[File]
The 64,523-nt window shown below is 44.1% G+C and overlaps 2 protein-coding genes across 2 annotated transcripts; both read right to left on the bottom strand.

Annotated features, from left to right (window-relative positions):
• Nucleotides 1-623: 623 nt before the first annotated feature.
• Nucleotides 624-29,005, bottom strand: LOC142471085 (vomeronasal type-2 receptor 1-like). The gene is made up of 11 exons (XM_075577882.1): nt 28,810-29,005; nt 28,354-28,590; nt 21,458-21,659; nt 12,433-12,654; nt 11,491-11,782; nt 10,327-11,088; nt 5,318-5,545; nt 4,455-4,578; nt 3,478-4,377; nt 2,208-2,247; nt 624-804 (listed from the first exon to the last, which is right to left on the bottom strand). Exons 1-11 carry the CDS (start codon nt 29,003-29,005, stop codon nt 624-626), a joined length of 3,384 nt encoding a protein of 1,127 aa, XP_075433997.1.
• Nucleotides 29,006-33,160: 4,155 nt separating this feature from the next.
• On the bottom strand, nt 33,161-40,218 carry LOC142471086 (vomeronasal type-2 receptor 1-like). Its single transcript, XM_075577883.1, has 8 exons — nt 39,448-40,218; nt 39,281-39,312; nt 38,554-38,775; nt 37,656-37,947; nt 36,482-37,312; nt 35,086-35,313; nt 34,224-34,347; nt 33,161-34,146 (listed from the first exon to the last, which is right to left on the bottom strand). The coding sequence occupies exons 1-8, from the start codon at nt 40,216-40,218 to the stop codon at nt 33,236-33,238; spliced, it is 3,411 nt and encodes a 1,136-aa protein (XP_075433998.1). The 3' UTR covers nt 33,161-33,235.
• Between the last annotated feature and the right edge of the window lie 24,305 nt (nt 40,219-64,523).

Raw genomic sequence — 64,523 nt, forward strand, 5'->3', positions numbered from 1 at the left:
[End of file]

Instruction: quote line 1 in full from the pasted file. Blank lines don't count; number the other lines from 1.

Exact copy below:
The 64,523-nt window shown below is 44.1% G+C and overlaps 2 protein-coding genes across 2 annotated transcripts; both read right to left on the bottom strand.